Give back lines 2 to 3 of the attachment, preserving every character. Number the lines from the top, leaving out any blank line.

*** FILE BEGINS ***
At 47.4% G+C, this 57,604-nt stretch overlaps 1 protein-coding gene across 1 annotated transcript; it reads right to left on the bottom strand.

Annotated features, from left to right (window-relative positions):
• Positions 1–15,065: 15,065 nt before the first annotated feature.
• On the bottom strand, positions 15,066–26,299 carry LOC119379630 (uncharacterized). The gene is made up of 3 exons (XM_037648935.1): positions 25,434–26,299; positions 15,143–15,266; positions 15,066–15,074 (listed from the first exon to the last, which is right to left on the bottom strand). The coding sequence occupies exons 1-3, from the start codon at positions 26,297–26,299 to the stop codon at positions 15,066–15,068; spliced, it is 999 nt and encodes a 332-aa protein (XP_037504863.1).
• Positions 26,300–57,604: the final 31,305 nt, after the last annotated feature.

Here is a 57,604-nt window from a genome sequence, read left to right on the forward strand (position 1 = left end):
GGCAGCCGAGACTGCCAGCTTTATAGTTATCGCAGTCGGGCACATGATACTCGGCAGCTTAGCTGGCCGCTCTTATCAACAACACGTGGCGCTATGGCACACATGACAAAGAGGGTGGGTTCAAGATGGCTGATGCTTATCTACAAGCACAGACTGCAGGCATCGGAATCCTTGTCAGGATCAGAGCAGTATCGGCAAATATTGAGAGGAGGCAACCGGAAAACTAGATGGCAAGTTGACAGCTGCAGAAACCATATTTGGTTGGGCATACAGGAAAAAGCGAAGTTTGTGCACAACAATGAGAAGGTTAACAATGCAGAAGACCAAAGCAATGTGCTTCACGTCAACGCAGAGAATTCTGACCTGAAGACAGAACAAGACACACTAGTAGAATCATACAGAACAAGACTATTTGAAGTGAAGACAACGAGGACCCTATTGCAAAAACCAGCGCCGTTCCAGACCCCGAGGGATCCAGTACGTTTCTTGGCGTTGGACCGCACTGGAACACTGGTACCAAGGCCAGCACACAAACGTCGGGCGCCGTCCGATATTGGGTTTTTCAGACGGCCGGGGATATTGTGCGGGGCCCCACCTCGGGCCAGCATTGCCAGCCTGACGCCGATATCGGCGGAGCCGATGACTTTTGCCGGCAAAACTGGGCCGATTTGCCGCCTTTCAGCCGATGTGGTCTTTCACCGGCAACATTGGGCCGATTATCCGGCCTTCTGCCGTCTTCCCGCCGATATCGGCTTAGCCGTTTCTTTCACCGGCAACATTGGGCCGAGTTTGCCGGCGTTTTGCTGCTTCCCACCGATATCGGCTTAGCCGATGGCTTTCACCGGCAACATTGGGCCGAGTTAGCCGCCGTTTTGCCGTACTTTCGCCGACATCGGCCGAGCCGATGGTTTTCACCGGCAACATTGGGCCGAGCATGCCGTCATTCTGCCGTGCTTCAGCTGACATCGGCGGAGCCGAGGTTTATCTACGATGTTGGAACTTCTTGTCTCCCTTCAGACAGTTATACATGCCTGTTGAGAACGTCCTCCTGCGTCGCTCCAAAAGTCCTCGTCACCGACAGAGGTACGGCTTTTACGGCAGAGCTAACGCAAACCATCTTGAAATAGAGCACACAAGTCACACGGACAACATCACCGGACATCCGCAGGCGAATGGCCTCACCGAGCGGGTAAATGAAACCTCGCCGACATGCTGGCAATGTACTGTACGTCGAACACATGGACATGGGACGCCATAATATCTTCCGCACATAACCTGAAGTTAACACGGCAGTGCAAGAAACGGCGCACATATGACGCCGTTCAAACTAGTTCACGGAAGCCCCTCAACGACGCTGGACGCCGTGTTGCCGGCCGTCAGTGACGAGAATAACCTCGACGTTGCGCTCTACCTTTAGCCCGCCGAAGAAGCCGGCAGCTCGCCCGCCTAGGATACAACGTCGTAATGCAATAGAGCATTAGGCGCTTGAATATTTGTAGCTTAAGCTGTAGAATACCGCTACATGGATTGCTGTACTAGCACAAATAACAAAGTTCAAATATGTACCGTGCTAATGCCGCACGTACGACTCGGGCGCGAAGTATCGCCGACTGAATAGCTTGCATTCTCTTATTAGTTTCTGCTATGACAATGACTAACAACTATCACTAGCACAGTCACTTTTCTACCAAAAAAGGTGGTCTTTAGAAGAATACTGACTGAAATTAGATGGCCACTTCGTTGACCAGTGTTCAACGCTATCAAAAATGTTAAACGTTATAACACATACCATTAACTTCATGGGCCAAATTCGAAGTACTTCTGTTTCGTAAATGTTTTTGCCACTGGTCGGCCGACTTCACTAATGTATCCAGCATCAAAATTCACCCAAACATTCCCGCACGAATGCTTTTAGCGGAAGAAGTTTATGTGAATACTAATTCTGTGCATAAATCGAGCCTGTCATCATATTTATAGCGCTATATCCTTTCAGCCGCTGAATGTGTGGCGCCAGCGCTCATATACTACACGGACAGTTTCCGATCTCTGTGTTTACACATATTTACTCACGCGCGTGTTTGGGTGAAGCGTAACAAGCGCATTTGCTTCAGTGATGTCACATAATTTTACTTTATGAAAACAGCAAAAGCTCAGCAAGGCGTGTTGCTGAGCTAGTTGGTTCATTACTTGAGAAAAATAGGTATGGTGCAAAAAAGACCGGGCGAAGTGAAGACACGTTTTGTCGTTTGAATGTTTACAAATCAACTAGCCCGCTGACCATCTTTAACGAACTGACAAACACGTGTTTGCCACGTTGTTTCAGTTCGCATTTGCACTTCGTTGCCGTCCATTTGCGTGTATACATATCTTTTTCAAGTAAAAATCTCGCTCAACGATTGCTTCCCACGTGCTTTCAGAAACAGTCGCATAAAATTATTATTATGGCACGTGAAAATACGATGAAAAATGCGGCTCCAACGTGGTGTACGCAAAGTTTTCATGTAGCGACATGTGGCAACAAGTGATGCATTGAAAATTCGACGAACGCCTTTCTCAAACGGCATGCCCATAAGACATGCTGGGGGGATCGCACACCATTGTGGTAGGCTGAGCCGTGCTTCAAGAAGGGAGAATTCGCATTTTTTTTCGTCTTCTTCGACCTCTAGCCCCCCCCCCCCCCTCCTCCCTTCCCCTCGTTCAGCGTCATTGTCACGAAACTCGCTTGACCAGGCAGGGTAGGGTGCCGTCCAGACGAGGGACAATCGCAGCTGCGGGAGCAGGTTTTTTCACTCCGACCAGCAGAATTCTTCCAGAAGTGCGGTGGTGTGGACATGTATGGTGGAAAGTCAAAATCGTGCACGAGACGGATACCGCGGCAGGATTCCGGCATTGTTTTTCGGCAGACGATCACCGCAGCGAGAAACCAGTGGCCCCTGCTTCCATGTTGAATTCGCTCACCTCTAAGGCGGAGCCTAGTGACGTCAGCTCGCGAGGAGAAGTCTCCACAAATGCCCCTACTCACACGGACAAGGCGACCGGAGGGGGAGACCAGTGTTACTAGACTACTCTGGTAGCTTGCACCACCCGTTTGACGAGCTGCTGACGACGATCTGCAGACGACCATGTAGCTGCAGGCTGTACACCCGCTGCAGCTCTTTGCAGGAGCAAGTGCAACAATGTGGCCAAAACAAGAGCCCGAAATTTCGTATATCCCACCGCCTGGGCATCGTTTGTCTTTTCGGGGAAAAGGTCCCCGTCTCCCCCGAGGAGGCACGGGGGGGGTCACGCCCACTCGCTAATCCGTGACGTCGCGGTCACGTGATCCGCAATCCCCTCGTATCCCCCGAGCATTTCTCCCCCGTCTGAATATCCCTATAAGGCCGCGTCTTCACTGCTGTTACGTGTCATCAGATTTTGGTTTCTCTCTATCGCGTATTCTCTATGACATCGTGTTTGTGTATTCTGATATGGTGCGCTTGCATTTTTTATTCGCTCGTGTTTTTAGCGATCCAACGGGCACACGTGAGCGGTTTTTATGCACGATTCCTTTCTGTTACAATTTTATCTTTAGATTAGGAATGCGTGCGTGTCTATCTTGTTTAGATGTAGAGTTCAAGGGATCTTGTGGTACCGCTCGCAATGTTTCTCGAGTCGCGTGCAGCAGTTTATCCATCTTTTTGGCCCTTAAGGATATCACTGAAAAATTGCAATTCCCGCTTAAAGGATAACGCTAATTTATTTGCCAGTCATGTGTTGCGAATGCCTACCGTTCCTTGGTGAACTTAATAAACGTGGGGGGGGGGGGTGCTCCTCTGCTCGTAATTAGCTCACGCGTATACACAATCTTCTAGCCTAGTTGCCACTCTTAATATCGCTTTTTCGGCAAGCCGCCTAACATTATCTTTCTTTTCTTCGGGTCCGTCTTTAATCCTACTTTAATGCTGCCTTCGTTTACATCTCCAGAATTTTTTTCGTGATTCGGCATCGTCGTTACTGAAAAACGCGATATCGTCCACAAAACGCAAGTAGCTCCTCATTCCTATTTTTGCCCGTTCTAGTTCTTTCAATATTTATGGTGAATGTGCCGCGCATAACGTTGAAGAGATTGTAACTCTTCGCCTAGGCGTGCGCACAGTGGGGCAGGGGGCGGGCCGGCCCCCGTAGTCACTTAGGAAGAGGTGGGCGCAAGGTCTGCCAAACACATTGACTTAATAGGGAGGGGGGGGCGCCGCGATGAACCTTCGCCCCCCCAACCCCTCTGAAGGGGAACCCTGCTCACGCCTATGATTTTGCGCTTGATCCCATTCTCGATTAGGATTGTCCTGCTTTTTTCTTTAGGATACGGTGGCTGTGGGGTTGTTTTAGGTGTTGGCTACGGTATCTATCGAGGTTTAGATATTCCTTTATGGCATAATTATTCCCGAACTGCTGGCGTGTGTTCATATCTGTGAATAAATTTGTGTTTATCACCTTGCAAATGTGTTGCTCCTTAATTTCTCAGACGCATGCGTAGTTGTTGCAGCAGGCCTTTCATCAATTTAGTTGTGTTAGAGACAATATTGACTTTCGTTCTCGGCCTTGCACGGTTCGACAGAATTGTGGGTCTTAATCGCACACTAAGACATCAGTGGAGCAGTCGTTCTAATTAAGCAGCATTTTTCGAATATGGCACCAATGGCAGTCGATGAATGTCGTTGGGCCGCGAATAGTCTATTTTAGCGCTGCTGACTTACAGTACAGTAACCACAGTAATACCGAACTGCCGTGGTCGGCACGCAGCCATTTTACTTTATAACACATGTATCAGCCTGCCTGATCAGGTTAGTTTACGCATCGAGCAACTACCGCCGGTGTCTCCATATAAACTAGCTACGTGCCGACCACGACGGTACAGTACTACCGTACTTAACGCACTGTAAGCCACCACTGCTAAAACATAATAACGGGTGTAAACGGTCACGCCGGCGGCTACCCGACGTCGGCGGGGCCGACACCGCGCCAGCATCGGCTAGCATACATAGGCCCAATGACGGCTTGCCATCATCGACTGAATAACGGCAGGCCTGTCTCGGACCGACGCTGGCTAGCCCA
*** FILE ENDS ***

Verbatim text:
Annotated features, from left to right (window-relative positions):
• Positions 1–15,065: 15,065 nt before the first annotated feature.